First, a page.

Working hard, playing harder

The British may work the longest hours in Europe, but they haven’t forgotten how to enjoy themselves: leisure is a serious matter. John Clemens explains. John Clemens is chairman of the Continental Research

To read the papers these days you would think the British do little more than work – labouring the longest hours in Europe, slaving for 12 hours a day, demanding the right to work at least 48 hours a week. Even in the City, job insecurity leads those earning huge bonuses to choose to save them, rather than spend them on fun and expensive luxuries. The enjoyable excesses of the Eighties are a thing of the past: we are now a serious race, preoccupied with pensions, keeping our jobs and holding onto any money we earn.

But in between these bouts of hard grind, the British are taking their leisure time ever more seriously, as shown by The Million Plus Panel, which holds data on most leisure activities. Of course, we all tune in to the TV and radio; but we still seem to have lots of time to enjoy a massive range of hobbies and sports.

From a list of 30 leisure activities, there are five things people enjoy doing most regularly. And, with the exception of going to the pub, they seem to be home-based and domestic, reflecting the Nineties’ atmosphere.

Pundits once thought that TV would kill reading. Yet reading books is still a top-rating leisure activity for well over half the population. While reading appeals as much to the young as to the elderly, this is not the case for other hobbies. Two-thirds of under-35s cite going to the pub as a major leisure activity (even if it is only to watch the Premier League on Sky Sports) compared with only one in five pensioners, while two-thirds of pensioners spend a large part of their time gardening.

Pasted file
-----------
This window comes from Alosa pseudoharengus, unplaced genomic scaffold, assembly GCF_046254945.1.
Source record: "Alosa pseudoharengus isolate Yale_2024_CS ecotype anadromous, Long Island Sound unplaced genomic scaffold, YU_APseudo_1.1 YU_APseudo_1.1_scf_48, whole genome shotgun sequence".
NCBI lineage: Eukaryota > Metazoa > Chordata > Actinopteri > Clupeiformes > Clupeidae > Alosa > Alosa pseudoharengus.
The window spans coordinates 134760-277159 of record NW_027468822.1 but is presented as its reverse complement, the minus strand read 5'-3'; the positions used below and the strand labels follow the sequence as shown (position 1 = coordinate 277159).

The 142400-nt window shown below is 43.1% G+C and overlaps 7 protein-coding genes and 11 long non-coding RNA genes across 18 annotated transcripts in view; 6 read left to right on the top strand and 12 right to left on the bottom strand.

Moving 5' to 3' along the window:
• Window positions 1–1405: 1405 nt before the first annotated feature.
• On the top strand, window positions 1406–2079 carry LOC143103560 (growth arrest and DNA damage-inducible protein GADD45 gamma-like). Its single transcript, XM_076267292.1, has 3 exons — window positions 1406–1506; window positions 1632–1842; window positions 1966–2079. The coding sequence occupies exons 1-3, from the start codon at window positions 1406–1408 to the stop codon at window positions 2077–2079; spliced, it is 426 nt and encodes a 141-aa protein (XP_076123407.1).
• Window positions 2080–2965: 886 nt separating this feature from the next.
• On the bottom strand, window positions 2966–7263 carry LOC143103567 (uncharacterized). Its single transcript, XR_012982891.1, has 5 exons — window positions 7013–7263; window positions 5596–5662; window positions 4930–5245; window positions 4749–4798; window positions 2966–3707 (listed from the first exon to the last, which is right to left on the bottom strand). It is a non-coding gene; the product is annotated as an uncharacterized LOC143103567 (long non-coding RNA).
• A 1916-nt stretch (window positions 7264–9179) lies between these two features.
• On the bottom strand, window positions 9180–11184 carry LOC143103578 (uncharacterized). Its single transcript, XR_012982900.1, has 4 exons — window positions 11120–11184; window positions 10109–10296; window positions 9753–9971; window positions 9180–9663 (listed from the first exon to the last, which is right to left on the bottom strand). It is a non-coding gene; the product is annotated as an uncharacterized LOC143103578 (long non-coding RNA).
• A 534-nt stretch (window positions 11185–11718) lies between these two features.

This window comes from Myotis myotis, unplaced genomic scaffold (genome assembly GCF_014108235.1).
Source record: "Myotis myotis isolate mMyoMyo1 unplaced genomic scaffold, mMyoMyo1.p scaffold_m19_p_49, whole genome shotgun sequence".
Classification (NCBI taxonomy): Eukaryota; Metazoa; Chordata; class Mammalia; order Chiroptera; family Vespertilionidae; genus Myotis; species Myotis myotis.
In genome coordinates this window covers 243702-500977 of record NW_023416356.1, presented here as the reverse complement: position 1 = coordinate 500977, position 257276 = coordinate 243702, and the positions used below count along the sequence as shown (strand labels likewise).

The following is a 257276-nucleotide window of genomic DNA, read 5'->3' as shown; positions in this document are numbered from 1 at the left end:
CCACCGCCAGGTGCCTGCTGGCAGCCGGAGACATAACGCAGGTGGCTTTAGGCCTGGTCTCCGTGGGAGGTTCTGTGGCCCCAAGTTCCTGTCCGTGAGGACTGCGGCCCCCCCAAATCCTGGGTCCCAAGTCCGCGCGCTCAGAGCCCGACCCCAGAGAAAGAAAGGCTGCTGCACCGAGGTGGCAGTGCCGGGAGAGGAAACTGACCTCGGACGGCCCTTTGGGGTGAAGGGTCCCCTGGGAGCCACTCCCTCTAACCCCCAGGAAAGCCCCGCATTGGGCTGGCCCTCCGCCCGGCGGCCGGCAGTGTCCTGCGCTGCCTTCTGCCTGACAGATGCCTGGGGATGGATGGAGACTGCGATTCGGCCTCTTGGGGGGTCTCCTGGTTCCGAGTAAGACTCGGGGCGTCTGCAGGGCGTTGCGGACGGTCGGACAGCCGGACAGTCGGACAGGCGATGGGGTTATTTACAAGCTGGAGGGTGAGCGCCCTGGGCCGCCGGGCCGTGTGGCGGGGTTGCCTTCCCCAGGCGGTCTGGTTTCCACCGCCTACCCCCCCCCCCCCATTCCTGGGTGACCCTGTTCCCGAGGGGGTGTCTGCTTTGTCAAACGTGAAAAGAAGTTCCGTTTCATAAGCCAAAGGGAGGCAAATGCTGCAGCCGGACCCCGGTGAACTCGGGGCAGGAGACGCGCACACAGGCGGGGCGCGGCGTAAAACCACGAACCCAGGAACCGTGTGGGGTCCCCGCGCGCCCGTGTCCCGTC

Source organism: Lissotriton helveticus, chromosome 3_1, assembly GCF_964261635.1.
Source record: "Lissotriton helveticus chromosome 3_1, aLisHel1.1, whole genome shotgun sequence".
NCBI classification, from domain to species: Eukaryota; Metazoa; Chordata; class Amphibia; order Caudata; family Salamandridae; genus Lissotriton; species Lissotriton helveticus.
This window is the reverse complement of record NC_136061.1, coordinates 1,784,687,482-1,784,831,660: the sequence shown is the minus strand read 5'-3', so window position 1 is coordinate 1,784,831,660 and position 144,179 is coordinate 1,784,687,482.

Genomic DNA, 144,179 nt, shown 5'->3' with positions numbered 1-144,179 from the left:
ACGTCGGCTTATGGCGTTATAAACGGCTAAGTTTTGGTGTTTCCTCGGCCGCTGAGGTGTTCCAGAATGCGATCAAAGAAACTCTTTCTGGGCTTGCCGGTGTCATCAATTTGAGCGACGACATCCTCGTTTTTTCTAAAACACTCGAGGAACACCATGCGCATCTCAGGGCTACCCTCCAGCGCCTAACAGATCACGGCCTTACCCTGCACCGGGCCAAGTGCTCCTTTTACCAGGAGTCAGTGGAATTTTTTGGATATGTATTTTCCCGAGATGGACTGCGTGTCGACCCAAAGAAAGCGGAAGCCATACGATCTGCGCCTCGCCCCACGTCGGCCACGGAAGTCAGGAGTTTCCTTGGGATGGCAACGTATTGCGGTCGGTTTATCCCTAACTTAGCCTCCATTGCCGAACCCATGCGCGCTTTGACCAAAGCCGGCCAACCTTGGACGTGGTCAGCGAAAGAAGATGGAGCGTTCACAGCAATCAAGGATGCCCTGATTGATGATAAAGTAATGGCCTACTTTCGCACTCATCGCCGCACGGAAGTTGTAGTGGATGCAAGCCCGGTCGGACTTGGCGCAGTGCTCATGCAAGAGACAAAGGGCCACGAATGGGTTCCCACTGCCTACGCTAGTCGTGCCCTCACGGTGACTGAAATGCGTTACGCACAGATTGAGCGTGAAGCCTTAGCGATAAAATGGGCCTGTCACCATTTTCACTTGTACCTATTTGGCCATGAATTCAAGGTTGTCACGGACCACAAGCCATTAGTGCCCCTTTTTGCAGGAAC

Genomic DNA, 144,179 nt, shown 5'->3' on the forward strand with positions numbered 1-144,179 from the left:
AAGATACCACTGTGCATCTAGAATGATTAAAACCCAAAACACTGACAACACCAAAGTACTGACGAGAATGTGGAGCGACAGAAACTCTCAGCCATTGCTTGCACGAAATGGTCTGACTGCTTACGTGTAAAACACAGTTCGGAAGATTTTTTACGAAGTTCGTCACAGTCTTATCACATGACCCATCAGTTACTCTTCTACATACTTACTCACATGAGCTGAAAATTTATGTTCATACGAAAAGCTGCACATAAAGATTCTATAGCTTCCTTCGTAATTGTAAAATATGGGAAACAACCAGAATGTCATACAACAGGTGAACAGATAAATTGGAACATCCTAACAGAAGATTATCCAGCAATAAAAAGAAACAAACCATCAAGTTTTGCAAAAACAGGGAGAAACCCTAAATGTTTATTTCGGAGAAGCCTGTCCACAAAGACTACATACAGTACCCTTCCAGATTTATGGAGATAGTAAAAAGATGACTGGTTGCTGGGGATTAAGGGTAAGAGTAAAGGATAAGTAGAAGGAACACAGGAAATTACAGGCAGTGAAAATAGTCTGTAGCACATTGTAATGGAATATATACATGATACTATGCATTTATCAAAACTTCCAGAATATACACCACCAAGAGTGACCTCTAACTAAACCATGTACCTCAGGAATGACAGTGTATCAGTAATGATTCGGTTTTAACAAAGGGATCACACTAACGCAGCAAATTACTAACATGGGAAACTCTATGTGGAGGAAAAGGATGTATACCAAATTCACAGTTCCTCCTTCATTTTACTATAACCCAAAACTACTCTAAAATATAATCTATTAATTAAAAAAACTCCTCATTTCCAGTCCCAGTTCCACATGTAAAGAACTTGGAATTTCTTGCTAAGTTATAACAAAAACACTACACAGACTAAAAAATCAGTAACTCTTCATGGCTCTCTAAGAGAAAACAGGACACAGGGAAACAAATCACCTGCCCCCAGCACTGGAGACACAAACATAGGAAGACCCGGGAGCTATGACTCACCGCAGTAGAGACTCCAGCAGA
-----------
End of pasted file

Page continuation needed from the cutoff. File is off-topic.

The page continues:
Cookery, too, has now become a pleasure rather than a task: and this is particularly marked among younger consumers. This no doubt results from the growing ease of cooking: the growth of microwaves, dishwashers and convenience foods, ranging from prepared salads from Tesco to Marks & Spencer chilled gourmet meals.

Do-it-yourself is a popular pastime for a third of all adults, with little variation by age. Looking after the home is now second nature to many people – and for one in three it’s an enjoyable pastime. Despite this, more people seem pleased to get away from home – about 80 per cent of adults take at least one holiday away from home each year. But the holidaying habits of the affluent are very different from those of the mass-market.

More than 50 per cent of adults plan to spend over 500 on summer holidays (and more than 20 per cent plan to spend over 1,000).

The most popular type of holiday nowadays is self catering – renting an apartment or chalet, camping or caravanning. These appeal across all income groups: just over a third have taken a holiday of this type recently. Renting self-catering cottages, gtes or villas is, however, skewed to the upper income groups, while coach tours tend towards the lower end of the mass market. But what of skiing, cruises and safaris?

Among the affluent, those with family incomes over 40,000, one in five go skiing, over one in ten have been on a cruise and close to one in ten have, at some time, gone on safari. Skiing and safaris seem to be the province of the affluent, but cruises are also taken by close to one in ten of the lower income sectors. Perhaps cruising and going on coach tours have something in common.

Minority sports such as golf and fishing attract growing numbers of participants. Golf and fishing are still primarily male preserves: one in five men enjoy golf, and over one in ten enjoy fishing, while women golfers and anglers are relatively rare. Keep fit is a female preserve, and is particularly geared towards young women. Riding attracts more women than men, though this is more riding for fun than chasing foxes. Cycling, tennis and skiing appeal to both sexes more or less equally. Over a third of men and women enjoy swimming, with women being particularly keen.

Britain may be working hard but it is also enjoying itself. Despite spending an average of well over three-and-a-half hours daily watching TV, Britain is not yet a race of couch potatoes. Will this continue in the digital TV age? The answer is yes. The arrival of satellite TV has not led to a major growth in TV viewing – just to more selectivity. No doubt digital TV will increase that selectivity.


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